The main tasks for new Alabama football coach Gene (Bebes) Stalling?, successor to Bill Curry in the job made sacred by the late Paul (Bear) Bryant, will be to restore order and convince the nation that the university really is more than the football factory it seems to be. How else to explain the forces that drove Curry, a good coach and a good man, to leave Alabama—where Bryant won 232 games and six national championships from 1958 through '82—for Kentucky, which has won more than six games only twice in the last 35 years?
The 54-year-old Stallings is a former Bryant player (at Texas A&M from '54 to '56) and assistant (at A&M and ' Bama from '57 to '64) who was fired this season as head coach of the NFL's Phoenix Cardinals. When he took the Alabama job, at least a dozen former Tide players—including Bart Starr and Lee Roy Jordan—attended the press conference to show support for Stallings, who said, "I'm no Bear Bryant." The problem is, he also may be no Bill Curry, which would be the bitterest pill of all for those who contributed to the ugliness that marked Curry's tumultuous, but successful, three years in Tuscaloosa, culminating last season in a 10-2 record, a tie for the Southeastern Conference title and the school's first Sugar Bowl trip in a decade.
The Curry saga exposed, more than anything, how provincial football in the Deep South still is. "Blood is thicker than water" is a Southern way of saying that roots and family are more important than anything else. Ever see the cartoon of a grizzled old Confederate soldier with an angry scowl on his face and the caption, "Forget, hell!"?
Well, Curry was a victim of that mentality. Try as he might, he couldn't overcome his enemies, whom he identified as a clique of former Bryant players, some deep-pocketed boosters, certain Alabama athletic department employees and members of the Birmingham press.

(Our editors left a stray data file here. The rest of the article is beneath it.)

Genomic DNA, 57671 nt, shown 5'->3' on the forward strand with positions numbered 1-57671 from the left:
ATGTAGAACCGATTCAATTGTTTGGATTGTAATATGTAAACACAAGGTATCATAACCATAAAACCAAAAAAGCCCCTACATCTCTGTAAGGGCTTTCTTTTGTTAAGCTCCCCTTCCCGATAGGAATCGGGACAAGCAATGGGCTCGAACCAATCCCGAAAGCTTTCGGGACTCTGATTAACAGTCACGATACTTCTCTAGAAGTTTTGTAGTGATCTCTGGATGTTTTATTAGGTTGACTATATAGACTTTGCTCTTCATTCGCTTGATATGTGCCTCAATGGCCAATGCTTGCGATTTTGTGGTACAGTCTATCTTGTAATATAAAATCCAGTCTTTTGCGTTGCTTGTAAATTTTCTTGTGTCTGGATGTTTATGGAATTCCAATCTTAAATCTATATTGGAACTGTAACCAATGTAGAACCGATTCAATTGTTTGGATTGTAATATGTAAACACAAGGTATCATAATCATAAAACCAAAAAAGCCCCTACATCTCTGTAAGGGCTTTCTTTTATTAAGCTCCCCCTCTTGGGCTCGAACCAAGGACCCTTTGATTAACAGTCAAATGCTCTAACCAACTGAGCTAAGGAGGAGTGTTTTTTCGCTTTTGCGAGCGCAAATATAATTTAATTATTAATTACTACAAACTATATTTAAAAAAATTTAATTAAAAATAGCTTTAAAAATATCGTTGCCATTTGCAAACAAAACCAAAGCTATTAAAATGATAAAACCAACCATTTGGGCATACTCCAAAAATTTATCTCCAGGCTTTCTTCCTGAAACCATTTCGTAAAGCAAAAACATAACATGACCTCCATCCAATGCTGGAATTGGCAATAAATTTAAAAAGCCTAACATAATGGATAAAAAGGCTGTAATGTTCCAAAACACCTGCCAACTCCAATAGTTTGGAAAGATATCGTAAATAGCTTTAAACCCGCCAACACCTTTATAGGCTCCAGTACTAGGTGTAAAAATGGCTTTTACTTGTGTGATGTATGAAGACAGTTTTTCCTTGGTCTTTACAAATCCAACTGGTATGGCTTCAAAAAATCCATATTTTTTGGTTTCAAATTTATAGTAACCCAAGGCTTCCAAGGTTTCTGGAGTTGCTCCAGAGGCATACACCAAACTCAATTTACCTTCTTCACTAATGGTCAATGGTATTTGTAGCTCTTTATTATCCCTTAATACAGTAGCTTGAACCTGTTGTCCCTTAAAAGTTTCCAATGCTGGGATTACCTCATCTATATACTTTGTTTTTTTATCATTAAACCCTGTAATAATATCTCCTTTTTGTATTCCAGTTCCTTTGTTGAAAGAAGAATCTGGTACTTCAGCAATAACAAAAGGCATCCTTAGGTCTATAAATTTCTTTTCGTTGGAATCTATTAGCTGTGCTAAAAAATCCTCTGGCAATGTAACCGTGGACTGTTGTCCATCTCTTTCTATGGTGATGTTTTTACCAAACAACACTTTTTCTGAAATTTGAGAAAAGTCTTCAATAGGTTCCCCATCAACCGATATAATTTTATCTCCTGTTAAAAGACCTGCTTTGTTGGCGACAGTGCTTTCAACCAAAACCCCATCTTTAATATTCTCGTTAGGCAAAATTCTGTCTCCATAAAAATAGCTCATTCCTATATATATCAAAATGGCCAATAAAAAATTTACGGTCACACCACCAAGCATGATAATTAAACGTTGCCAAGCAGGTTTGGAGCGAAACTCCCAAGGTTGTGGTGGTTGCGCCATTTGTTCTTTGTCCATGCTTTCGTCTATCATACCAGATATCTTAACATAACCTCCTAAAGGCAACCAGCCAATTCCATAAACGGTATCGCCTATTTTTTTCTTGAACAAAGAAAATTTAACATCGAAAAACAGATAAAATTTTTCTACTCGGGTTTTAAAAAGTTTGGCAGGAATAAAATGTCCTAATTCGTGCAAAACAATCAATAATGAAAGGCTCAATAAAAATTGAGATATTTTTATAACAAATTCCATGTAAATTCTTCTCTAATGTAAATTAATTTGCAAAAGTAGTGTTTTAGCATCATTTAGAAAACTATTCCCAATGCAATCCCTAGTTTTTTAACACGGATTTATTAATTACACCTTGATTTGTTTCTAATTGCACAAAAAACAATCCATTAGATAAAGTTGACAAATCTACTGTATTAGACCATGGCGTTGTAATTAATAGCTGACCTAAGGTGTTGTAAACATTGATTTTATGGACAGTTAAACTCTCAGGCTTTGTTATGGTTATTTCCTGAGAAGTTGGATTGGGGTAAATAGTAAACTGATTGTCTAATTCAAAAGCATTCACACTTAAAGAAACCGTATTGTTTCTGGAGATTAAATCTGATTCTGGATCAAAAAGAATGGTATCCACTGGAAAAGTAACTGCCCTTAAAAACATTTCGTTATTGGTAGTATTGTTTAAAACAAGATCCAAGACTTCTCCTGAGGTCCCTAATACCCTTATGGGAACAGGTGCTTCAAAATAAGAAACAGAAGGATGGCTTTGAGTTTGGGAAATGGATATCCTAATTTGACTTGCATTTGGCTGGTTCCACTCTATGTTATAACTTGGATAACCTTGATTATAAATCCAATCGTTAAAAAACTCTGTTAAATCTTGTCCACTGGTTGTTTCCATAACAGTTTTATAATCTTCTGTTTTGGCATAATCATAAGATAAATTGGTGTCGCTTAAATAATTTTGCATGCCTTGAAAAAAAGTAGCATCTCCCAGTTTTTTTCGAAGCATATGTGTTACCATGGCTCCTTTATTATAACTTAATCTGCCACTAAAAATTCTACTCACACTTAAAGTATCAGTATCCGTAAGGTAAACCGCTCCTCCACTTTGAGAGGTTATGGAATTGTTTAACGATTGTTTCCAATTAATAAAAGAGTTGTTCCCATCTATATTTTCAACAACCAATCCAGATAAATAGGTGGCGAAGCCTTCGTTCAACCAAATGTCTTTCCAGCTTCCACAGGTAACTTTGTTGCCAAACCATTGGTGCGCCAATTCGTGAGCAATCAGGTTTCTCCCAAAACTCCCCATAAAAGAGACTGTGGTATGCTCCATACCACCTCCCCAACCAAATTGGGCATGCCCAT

"It's an unusual scenario in Alabama," said Curry, a former Pro Bowl center who played for Super Bowl champions at Green Bay and Baltimore. "I have never seen anything like it, nothing to even approximate it. Even at Green Bay, with the level of fanaticism we had there, it's not as obsessive as this. There are a lot of great people and great fans in Alabama, but there also is an element that believes if you don't have that Alabama pedigree stamped on your forehead and you don't beat Auburn, you're nothing."
His detractors say that Curry, 47, was too thin-skinned and too sensitive to handle all the pressure of living up to Bryant, who is a virtual deity in Alabama and throughout the South.
Less than a month after his final game, a 21-15 victory over Illinois in the 1982 Liberty Bowl, Bryant died, leaving Ray Perkins, a former Tide star and his hand picked coaching successor as both head football coach and athletic director. Perkins's mission was to maintain the Tide's supremacy in the state—and the league—in the face of a strong challenge from hated Auburn and its coach, Pat Dye. The task was too big for Perkins, who went 8-4, 5-6, 9-2-1 and 10-3 before bolting to the NFL's Tampa Bay Buccaneers in December 1986.
When Perkins left, Dr. Joab Thomas, then the university president, hired Steve Sloan, a former Alabama quarterback, to be the athletic director and Curry to be the coach. The appointments were announced simultaneously less than a week after Perkins had resigned, and the immediate reaction was uproar. Sloan was O.K., he was a Bryant man. But Curry? Never mind his clean-cut good looks, his almost evangelical intensity, his reputation for decency. Here was a guy who had never played or coached for Bryant, who had a losing career record as a coach, who was 0-7 lifetime against Auburn and who, worst of all, had played and coached at Georgia Tech.
Bryant hated Tech. Bear was jealous of former Yellow Jacket coach Bobby Dodd, one of the most successful coaches in college football, who didn't take the ironfisted approach to the game that Bryant did. In addition, the Atlanta papers blamed Bryant for encouraging dirty football after a celebrated 1961 incident in which a Tide player hit a Tech player after a play was dead.
The final straw came when Bryant learned that an Atlanta writer, Furman Bisher, was involved behind the scenes with the infamous 1963 Saturday Evening Post story alleging that Bryant had conspired with Georgia coach Wally Butts to fix a game. The Tech-Alabama series ended in 1964—it resumed for six seasons in 1979—but the bitterness lingers to this day. Forget, hell.